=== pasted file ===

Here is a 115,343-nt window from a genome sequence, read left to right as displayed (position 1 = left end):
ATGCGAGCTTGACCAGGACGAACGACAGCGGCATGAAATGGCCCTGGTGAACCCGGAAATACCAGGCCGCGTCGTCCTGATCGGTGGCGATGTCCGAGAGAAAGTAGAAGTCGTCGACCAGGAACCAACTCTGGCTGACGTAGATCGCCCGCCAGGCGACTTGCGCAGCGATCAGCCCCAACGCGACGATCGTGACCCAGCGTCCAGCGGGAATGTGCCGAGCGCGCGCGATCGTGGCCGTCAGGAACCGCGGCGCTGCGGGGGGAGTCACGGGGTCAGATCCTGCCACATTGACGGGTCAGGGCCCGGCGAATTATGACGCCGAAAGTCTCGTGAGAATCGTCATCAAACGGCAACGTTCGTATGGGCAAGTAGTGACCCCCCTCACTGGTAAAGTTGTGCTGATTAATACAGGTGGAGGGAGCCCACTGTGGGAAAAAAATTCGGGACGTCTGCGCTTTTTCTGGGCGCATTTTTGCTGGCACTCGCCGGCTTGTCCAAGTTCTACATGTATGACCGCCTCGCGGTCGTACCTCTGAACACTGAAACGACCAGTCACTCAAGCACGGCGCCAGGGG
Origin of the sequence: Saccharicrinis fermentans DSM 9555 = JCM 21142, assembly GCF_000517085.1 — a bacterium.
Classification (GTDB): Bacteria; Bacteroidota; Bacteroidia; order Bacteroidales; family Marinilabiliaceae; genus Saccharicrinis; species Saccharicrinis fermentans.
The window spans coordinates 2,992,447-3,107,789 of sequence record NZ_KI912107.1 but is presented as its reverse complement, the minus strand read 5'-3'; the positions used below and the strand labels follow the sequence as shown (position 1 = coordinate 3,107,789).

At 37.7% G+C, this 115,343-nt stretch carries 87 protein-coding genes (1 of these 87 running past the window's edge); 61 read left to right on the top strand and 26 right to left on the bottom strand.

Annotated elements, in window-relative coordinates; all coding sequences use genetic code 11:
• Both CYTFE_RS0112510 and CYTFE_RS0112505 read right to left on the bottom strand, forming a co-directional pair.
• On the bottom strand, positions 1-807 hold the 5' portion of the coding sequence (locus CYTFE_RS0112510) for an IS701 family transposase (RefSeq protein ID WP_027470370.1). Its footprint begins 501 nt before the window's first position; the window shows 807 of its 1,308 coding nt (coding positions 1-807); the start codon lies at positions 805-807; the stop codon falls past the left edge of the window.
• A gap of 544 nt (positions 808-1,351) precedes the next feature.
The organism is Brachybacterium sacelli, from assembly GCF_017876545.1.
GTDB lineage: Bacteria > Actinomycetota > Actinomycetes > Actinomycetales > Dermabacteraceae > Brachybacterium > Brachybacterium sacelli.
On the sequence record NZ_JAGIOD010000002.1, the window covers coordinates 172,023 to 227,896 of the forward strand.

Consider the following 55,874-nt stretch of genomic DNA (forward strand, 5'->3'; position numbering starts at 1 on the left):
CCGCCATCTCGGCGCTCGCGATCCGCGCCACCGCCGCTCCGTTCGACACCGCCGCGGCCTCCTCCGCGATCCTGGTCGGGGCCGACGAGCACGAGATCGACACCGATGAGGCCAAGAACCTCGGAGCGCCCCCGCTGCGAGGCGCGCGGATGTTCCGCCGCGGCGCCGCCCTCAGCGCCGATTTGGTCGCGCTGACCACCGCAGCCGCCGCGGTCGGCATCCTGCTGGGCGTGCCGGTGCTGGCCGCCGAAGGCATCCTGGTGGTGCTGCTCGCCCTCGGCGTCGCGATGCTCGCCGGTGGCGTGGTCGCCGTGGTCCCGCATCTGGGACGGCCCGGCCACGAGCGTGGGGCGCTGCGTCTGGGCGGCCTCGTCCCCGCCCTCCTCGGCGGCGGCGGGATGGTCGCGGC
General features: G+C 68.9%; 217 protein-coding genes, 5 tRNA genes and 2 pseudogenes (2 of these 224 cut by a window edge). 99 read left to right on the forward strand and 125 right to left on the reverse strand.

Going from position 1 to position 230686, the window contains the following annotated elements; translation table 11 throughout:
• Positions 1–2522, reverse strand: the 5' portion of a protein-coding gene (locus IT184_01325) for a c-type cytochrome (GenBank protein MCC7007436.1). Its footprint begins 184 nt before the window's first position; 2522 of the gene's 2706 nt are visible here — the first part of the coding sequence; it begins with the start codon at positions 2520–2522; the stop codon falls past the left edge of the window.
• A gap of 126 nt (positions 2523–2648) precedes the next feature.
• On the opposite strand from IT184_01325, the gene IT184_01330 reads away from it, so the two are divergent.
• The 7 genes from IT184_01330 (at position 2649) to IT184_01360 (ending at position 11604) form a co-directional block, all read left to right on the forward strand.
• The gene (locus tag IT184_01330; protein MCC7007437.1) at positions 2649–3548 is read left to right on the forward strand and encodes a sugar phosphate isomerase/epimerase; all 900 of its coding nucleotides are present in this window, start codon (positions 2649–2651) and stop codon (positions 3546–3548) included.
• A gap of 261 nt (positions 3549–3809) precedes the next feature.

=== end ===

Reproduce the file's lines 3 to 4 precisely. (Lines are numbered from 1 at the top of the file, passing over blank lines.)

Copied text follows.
Origin of the sequence: Saccharicrinis fermentans DSM 9555 = JCM 21142, assembly GCF_000517085.1 — a bacterium.
Classification (GTDB): Bacteria; Bacteroidota; Bacteroidia; order Bacteroidales; family Marinilabiliaceae; genus Saccharicrinis; species Saccharicrinis fermentans.